• Who has benefited so far?

Finally, sustainability is also covered in student activity TASK FOUR – a DEBATE on the following:

“The individual consumer has the power to create a sustainable food future.”

Groups of students prepare 4 points each with  someone to deliver.

Together these student activities cover each of the required elements of the Sustainability Thinking Essential:

Sustainability Thinking demands that all La Trobe University students reflect on

  1. the complex interactions between natural, economic, social, political and cultural systems;
  2. our obligations to future generations;
  3. how the choices we make will affect the public good and the well being of future generations.

The Example Next Looks at the ILOs (Intended Learning Outcomes):

 The current ILOs for the subject, as of November 2014, includes the following:

ILO 5: To engage effectively with social, environmental and economic change and challenges in the contemporary world in relation to sustainability in food.

Note that the ILO does cover the following element of the Sustainability Thinking Essential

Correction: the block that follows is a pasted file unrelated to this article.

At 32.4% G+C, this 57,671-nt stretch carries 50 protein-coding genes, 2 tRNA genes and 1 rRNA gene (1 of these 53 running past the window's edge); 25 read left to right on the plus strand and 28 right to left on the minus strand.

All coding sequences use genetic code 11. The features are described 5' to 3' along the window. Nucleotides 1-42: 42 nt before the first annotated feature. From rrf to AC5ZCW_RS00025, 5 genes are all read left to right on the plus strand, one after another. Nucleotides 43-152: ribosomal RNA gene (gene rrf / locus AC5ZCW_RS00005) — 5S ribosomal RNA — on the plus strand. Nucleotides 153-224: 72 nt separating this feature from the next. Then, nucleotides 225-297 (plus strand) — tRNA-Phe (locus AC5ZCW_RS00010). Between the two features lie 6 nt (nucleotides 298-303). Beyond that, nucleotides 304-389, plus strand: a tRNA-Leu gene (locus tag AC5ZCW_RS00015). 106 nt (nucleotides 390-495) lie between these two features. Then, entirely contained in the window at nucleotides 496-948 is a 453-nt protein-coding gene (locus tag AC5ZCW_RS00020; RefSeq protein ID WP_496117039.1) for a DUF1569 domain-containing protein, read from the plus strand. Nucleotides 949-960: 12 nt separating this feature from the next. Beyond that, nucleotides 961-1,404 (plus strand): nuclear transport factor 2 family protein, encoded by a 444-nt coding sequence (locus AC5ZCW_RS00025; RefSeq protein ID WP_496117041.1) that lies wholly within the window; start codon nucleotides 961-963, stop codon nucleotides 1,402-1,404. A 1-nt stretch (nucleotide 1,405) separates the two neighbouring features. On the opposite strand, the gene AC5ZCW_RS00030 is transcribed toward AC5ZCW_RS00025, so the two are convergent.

Sustainability Thinking demands that all La Trobe University students reflect on:

  • the complex interactions between natural, economic, social, political and cultural systems;

The ILOs do not explicitly cover the second two elements of S.T. – although these might be covered in the learning & teaching:

  • our obligations to future generations;
  • how the choices we make will affect the public good and the well being of future generations.

So the action identified in the right hand column is to:

Re-write /add to existing ILO 5 or add an additional ILO that refers to obligations to future generations and the consequences of the choices we make for the future.

The Example finally looks at the Student Assessment Tasks:

The first Assessment Task that might include the S.T. Essential is:

Task 2 – Tutorial Journal: This is made up of a mixture of tasks: online quizzes, reflections, and an essay plan.

There is a quiz on Sustainability that forms part of the assessment.

It is not entirely clear whether this Assessment Task covers any of the S.T. elements but could possible address the first element:

Sustainability Thinking demands that all La Trobe University students reflect on:

  • the complex interactions between natural, economic, social, political and cultural systems;

There is a need to clarify what is in the Sustainability quiz any other parts of this assessment task that address Sustainability Thinking elements and ensure that these are clear in the instructions for the relevant parts of Assessment Task 2.

Note that overall this is 25% of the final student assessment or about 5% for the sustainability quiz